Q_DECLARE_METATYPE(QAbstractSocket::SocketState)
    Q_DECLARE_METATYPE(QAbstractSocket::SocketError)
    

    So why I have to declare them another time?



  • I believe it goes like this:

    Q_DECLARE_METATYPE says that a type is recognized by the Qt type system but it doesn't define the necessary code to do that. The necessary code has to be hooked into the Qt type system. Because the QtNetwork library is separate from the QtCore library, the QtCore library cannot define the necessary code because it would create a dependency on the QtNetwork library.

    So you have to register the code in your application if you want pass the types via signals and slots which is one important part of the Qt type system. Qt has to know how to pack and unpack types so that they can be marshaled and un-marshaled through the message queues.

    Even though the necessary registration could be done in the QtNetwork library in a library startup routine, I don't think it is since the Qt networking classes can be used without signals and slots and an application doing that would not want all the Qt type system code pulled in.


  • Moderators

    @Mark81
    I had wondered about @kshegunov 's remark. Therefore, I looked it up and found the text section to my surprise.

    However, the "and" is wrong as far as I know, you should use either one but not both.
    qRegisterMetaType and Q_DECLARE_METATYPE .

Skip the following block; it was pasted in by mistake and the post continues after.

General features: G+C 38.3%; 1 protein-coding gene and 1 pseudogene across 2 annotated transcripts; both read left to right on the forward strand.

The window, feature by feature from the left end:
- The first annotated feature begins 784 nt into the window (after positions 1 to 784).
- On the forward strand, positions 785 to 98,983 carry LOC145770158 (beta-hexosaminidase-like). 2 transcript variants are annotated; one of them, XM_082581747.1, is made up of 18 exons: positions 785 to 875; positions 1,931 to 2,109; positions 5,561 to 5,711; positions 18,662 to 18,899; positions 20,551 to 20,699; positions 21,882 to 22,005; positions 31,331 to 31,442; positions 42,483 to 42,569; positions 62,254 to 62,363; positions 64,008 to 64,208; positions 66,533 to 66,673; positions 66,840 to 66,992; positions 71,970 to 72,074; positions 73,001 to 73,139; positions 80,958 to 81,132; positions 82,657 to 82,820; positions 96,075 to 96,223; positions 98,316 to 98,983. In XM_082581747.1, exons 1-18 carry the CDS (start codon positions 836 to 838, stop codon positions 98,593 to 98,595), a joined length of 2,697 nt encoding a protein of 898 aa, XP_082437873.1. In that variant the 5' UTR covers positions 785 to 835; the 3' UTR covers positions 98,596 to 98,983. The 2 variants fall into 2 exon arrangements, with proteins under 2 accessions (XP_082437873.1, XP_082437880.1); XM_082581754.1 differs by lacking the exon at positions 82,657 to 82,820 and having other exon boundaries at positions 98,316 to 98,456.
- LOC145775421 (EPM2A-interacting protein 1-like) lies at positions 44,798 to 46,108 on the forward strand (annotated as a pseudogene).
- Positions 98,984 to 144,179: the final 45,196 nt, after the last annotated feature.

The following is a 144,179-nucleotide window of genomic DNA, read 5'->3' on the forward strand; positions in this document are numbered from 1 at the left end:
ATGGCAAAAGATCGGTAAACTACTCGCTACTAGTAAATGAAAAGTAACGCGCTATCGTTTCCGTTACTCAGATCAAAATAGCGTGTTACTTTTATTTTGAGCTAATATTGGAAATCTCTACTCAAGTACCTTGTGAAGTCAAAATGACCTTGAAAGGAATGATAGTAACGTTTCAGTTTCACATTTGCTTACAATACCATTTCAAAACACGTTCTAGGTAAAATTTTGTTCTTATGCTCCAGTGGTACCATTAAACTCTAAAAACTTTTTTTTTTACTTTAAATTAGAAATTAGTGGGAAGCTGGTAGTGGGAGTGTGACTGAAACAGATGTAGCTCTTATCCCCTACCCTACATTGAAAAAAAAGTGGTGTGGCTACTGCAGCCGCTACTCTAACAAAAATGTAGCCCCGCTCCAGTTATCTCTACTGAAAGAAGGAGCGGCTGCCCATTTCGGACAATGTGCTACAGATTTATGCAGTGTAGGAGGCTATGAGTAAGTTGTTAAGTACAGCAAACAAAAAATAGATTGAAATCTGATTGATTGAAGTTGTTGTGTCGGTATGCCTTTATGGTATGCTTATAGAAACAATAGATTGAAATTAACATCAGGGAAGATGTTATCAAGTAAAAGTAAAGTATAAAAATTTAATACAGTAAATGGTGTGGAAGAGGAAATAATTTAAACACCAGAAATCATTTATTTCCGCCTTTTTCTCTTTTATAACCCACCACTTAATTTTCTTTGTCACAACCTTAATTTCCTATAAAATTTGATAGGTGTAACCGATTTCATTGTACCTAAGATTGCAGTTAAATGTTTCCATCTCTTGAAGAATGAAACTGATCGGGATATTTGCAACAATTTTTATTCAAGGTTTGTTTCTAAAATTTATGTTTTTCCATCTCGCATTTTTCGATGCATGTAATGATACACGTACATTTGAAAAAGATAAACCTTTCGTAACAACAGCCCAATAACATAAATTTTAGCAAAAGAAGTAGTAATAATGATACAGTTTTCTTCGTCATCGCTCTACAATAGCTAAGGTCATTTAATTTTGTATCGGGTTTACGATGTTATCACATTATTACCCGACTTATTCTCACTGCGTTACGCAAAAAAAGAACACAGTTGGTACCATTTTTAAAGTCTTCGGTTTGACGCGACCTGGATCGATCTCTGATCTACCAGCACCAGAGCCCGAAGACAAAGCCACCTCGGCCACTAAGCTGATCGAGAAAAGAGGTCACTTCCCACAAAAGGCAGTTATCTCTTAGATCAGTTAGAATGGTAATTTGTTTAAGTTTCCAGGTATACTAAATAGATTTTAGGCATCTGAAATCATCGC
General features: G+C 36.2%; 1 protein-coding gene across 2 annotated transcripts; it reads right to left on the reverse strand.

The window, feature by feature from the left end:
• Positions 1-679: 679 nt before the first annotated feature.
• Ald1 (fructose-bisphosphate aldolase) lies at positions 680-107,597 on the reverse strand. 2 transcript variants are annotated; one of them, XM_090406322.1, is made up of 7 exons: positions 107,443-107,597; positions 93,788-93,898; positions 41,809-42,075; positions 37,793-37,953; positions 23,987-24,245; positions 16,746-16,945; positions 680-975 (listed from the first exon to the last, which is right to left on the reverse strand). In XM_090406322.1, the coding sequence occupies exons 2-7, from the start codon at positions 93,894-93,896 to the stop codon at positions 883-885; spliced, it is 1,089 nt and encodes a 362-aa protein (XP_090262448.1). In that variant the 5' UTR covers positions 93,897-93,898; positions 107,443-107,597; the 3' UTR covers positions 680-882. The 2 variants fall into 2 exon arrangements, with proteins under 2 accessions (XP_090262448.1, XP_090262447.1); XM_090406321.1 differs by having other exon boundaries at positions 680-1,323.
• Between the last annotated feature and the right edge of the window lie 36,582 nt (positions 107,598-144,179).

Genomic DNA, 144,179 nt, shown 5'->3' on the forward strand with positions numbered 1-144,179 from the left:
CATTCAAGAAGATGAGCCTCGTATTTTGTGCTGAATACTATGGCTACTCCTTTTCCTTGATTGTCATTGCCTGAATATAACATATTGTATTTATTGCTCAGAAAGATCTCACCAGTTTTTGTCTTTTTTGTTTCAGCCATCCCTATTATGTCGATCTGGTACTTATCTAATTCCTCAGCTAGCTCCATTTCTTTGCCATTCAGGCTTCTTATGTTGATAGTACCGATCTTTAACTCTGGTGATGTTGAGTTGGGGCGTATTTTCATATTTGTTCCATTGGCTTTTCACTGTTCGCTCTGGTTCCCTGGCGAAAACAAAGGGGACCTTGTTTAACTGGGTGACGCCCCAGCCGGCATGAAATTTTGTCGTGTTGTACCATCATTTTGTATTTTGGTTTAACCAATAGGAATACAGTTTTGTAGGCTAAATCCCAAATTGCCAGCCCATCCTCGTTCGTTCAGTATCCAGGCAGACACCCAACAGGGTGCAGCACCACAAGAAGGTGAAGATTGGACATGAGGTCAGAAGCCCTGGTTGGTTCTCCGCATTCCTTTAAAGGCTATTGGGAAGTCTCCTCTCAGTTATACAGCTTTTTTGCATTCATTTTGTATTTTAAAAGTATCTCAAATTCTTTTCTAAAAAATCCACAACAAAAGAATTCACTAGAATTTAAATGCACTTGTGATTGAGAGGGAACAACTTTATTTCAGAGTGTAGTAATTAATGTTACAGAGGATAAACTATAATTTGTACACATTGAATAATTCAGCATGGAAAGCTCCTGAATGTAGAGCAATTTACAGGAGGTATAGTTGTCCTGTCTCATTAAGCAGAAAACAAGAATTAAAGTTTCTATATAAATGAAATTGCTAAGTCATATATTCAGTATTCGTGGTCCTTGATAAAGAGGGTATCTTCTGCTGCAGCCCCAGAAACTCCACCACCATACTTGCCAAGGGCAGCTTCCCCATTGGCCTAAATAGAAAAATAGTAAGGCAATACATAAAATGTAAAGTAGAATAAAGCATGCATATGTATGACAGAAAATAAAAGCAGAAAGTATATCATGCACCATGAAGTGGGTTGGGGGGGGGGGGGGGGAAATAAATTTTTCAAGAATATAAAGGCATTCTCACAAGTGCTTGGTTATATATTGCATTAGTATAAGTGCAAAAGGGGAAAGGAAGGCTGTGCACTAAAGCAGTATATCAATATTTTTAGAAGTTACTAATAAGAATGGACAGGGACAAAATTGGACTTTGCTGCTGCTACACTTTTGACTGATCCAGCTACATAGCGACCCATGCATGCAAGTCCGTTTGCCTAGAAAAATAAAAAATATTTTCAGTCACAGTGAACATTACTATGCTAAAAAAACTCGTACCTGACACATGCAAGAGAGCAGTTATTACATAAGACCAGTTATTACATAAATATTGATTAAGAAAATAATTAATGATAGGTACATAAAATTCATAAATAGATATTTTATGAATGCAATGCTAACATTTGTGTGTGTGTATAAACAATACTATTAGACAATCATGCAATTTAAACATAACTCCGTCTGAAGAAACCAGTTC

The other things is that you have mentioned that there has been no warning in a debug window, but you should see one when the type is not registered. Therefore, try again without registration and if there is a warning.
    Since you checked already the header file and a declaration is there, this is pointing towards a bug in documentation.

    And you are right another declaration shall not be required then.

    However, coming back top your initial problem. Just to be sure. Did you check with an error condition?


  • Qt Champions 2016

    @Mark81
    Actually you'll probably need only Q_DECLARE_METATYPE as this is done at compile time - exposing the type to the metatype system (I know it is an enum but it's needed for the QVariant and the like). qRegisterMetaType you'll need if creating objects by class name dynamically, and it seems for queued connections, generally you won't need to call that function, but I suggest you do.

    @koahnig
    Directly from the documentation: "Adding a Q_DECLARE_METATYPE() makes the type known to all template based functions, including QVariant. Note that if you intend to use the type in queued signal and slot connections or in QObject's property system, you also have to call qRegisterMetaType() since the names are resolved at runtime."